Rid the system of corrupt leaders
With reference to Neyaz Farooquee and Samar Khurshid’s article Rise of the fifth estate (The Big Story, November 11), people are supporting civil society activists like Arvind Kejriwal and Anna Hazare because they are fed up with some of India’s senior politicians. While it is true that all politicians are not corrupt, there are many who indulge in corruption, and unfortunately their number is rising. India needs electoral reforms to clean up the system and encourage young minds to join politics.
-Manish Chandra, via email
One cannot fight corruption only by targeting politicians of a particular party. To fight corruption, the fifth estate, which in my mind is a media creation, must also target the corrupt officers in the police, the government and the judiciary.
-Deendayal Lulla, Mumbai
Romney was better for India
With reference to the article Beyond good enough (Chanakya, November 11), it would have been better for India to deal with a Mitt Romney-led America than the one led by Barack Obama because of the latter’s vehement opposition to outsourcing. Romney’s promise of permanent residentship for international students graduating with an advanced degree would have also been helpful for Indians studying in the US.
-Prashant Rakheja, Gurgaon
It was an emotional experience to listen to the victory speech of Oba-ma since it was full of hope, sincerity and patriotism. There were many differences between Obama and Romney, but once the elections got over, Obama asked Romney to help him build a better and stronger nation. Indian leaders should learn from the American leaders.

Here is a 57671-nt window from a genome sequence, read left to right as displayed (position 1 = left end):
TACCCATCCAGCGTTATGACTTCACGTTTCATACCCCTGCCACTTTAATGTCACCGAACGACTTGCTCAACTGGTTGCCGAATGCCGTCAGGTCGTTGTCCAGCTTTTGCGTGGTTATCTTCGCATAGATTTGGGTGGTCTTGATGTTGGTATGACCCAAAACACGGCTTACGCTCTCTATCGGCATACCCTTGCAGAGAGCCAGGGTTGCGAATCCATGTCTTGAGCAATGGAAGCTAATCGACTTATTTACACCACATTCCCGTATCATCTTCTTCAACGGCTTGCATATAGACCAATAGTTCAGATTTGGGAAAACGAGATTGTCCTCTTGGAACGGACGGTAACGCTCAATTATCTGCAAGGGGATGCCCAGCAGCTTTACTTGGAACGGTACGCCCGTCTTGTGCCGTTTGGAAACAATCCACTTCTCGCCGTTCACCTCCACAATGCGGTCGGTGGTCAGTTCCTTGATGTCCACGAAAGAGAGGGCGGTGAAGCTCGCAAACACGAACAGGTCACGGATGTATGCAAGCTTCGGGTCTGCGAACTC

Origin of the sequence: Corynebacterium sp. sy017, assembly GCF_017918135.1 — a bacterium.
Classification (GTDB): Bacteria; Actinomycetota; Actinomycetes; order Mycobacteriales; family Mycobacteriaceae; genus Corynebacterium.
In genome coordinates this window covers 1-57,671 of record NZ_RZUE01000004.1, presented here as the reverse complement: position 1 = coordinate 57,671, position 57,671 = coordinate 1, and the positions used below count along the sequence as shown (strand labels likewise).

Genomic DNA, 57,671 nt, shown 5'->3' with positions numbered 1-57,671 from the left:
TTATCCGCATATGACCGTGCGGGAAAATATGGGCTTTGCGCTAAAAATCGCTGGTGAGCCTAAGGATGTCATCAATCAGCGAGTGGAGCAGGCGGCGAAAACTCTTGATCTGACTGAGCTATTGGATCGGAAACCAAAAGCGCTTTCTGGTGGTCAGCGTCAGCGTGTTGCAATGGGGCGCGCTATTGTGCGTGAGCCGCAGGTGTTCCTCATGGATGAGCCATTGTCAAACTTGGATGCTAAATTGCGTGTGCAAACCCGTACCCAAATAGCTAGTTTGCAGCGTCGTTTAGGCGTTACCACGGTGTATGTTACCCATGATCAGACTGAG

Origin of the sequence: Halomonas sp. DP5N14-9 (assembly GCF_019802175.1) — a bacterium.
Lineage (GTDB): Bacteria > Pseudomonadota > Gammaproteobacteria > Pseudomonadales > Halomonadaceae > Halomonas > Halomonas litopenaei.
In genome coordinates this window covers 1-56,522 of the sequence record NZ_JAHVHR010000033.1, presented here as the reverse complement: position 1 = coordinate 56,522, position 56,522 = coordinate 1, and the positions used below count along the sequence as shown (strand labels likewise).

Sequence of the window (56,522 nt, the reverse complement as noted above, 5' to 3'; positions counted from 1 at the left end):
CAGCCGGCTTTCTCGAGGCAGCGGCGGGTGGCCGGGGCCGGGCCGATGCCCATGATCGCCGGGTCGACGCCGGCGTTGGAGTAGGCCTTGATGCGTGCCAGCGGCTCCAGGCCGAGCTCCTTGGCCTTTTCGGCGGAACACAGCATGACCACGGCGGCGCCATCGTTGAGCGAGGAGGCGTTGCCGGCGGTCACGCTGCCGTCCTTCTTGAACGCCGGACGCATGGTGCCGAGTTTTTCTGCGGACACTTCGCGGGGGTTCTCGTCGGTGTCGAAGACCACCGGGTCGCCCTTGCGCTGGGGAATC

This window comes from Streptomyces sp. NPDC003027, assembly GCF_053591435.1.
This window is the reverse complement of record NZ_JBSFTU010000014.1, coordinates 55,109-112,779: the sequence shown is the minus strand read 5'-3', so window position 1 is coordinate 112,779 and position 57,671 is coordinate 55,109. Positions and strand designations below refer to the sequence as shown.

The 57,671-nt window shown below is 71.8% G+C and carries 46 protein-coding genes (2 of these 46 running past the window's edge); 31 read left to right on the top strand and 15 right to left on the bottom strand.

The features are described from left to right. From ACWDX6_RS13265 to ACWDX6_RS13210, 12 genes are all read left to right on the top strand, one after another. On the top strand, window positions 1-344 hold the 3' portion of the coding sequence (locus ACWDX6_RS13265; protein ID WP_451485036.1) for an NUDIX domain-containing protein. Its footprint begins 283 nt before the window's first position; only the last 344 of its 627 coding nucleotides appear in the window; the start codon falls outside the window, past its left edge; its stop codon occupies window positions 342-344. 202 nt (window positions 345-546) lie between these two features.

-Shenoy SG, Mumbai
There is a long way to go
With reference to Karan Thapar’s Polls: Ours and theirs (Sunday Senti-ments, November 11), though India is the largest democracy in the world, we still have to learn many things from the oldest democracy in the world: the US.
-Bhaskar Sen, via email
Thapar is right in stating that in America the electoral process releases the past and opens the future. In India, it’s the opposite. In fact, our leaders talk only about our past since they have no vision for the future. They are scared of public debates since there is always enough material against them.
-GK Arora, Delhi
Putting themselves first always
Manas Chakravarty’s article Diwali cracker review (Loose Canon, Nove-mber 11) is humorous and thought-provoking. Our political leaders cannot take coherent policy decisions because they are always thinking about themselves and not the welfare of the public.
-Anchit Mathur, Delhi
Hunger is a national shame
With reference to Samar Khurshid’s Fighting against starvation (Focus, November 11), it is unfortunate that even after six decades of Independence, we are unable to provide two meals a day to a large section of the people. Despite significant economic progress in the past decade, India is still home to about 25% of the world’s hungry poor. According to government figures, around 43% of children under the age of five years are malnourished and more than half of all pregnant women aged between 15 and 49 years suffer from anaemia. There is no dearth of resources, but still our people remain malnourished thanks to bad governance. To improve the situation, the government must improve the public distribution system. In fact, some states like Chhattisgarh have done so with the help of technology and tough monitoring.
-Kavya, via email
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